Each poem uses sound within the extended metaphors. In “Hope is a Thing with Feathers the bird sings the tune without the wordsAnd never stopsat all–. The song of the bird is sweetestin the Gale and is even heard on the chillest land–/And on the strangest Sea. In O Captain! My Captain! bells provide sound. The bells I hear indicate the proximity of the ship to the port and are a means of exultation: Exult, O shores, and ring O bells! In the second stanza a bugle trills to celebrate the ships homecoming. The description of sounds in each poem contributes to the overall effectiveness of the extended metaphor and of the poem as a whole.
Two very different poets, through their poems, substantially affected the evolution of American Literature. Analysis of their works should increase the respect for how much goes into a poem. Elizabeth Bishop said, [poetry is] hundreds of things coming together at the right moment. Dickinson and Whitman shared that ability to combine many elements to create great poetry.
Walt Whitman’ s poem, O Captain My Captain; A look at the death of one of America’s hero
A great leader is the one who drives the motivation on their follower’s heart. The civil war was one of the bloodiest and worst wars in the history of the world, because it is not defined by the number of deaths, but because family members were fighting each other just because they believed in different things. The assassination of the leader who won the civil war Abraham Lincoln impacted many people that followed him. This short poem by Walt Whitman is dedicated to the death of one of the greatest leaders that America had. Many readers can identify themselves with this poem, because everyone has suffered the death of a close person or a person who was admired.
Walt Whitman came from a modest family and liked and wrote poetry most of his life, but he was not as popular until the civil war era. Whitman most famous poem “O Captain my Captain” was part of his influence in the Civil War. “In later 1862, Whitman traveled to Fredericksburg to search for his brother George, who fought for the Union and was being treated there for a wound he suffered. Whitman moved to Washington, D.C. the next year and found part-time work in the paymaster’s office, spending much of the rest of his time visiting wounded soldiers” (Editors, 2016). Whitman honors this poem to his former president, Abraham Lincoln. Lincoln lead the union during the American Civil War. The fight between the north and the south for the freedom of slaves for economic reasons lead to the hatred of many on president Lincoln, leading him to his death.
Everything that is great, must come to an end. The exciting yet controversial first stanza starts with joy, as to people cheering and jumping of excitement for winning a battle or war. Happy and excited because after a long time they get to return home. The ships voyage is compared to the whole time being at war, also calling the ship “the vessel grim and daring:” its explaining that they came back strong, and powerful. Then it transitions to the realization from the sailors of the ship that their captain has die right after “But O heart! heart! heart!” which emphasizes the poet’s grief at the death of his captain. Cries and tears, were on the deck, where the captain is “Fallen cold and dead.” The immediate change of mood on the poem it’s what makes it stunning.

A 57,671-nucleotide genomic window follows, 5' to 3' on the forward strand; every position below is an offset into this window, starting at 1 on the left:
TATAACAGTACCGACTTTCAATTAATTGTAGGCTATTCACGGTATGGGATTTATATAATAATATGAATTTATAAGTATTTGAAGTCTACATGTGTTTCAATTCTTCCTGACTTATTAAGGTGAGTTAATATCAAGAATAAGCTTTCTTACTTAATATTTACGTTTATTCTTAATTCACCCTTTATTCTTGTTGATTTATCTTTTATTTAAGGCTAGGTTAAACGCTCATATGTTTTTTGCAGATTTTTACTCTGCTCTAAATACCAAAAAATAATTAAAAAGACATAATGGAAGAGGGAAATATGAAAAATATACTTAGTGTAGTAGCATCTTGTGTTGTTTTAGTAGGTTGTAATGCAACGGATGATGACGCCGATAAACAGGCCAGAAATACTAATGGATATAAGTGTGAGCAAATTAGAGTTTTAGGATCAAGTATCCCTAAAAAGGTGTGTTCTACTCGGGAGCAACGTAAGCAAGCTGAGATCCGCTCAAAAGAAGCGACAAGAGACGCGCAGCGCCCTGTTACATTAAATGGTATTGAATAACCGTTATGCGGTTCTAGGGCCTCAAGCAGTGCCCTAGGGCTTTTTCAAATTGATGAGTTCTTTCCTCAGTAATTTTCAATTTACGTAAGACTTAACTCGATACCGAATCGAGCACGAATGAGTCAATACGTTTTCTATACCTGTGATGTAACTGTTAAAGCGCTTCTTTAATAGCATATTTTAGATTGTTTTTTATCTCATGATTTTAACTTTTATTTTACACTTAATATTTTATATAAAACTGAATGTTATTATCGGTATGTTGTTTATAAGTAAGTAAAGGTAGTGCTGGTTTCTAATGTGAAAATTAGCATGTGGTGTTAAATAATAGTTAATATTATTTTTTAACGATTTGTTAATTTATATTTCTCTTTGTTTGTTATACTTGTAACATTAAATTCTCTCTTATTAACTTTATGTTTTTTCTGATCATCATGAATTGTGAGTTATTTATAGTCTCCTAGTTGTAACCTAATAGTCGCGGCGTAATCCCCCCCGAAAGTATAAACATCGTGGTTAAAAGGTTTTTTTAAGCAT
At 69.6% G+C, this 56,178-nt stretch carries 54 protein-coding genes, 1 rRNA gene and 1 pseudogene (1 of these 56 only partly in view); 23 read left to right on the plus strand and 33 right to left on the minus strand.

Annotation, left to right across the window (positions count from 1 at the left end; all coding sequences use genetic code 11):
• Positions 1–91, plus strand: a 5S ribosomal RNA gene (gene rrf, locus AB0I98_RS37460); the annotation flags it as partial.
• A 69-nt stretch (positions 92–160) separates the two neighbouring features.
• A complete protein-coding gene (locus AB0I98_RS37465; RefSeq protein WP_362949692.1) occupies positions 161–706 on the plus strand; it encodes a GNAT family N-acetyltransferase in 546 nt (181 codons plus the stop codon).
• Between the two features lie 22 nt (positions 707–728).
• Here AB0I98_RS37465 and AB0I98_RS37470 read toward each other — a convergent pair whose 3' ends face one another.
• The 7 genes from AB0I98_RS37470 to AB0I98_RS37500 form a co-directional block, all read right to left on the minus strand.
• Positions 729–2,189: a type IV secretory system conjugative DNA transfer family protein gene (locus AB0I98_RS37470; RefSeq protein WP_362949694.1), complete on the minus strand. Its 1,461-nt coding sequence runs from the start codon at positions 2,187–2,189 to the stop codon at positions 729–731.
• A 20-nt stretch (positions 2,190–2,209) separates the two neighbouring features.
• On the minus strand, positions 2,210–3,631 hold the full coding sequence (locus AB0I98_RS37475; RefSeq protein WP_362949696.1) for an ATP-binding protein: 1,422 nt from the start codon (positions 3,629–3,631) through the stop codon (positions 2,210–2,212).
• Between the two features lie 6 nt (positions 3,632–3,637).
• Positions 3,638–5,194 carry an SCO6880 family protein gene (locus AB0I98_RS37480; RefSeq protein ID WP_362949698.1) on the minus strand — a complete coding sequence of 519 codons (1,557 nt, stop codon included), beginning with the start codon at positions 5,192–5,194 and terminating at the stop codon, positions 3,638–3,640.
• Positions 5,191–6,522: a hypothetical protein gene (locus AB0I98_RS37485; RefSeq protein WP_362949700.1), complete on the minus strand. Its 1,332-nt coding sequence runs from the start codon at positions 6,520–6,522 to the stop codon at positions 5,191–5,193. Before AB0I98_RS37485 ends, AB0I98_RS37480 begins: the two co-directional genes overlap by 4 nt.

Winning feels great when it has been accomplished in a group. The people who has followed the Captain Abraham on this long journey, is cheering and chanting for their accomplishment. Yet they don’t know that the captain has died. The cries of those who know, specially of Whitman, telling the dead to stand up and look at what he has done for many of them, “The poet refers to the fallen captain as “father,” representing his deep respect for president Lincoln and Lincoln’s role as father of the Union” (Lorcher, 2015); The author compares their Captain to their Father to give the whole poem more of a personal and deeper way of understanding how it feels the death of the captain. The melancholic mood that the author shows after doing a strong fight and winning, not being able to see the outcome of the sweat, blood and lives taken from his people, pay off.
Getting through the hardships of life is what makes a person or a country grow. The understanding that Whitman gives in this last stanza is that even though something might hurt, life keeps on going. “But I with mournful tread, Walk the deck my Captain lies, Fallen cold and dead.” Hope is given by this great poet with this poem. For every stanza, the last sentence was “fallen cold and dead” implying a repetition. Also, the whole poem does not have an accurate rhyming scheme, but it did have a little of a regular AB BC scheme.
Remembering those who die with you, are those who shall always be honored. The poem was a full metaphor of the death of the president Abraham Lincoln. Being sad and not being able to do anything for the live of that one person who did everything for you, makes your body cry and your soul cringe. Not only Whitman felt this way towards Abraham Lincoln, but also many of the citizens felt with their relatives or people that they supported. The whole country was going through a rough time during and after the war, and with this poem there was a symbol of hope. Even though a battle was won, life kept on being hard, and nothing can be explained better the way this poem explain it.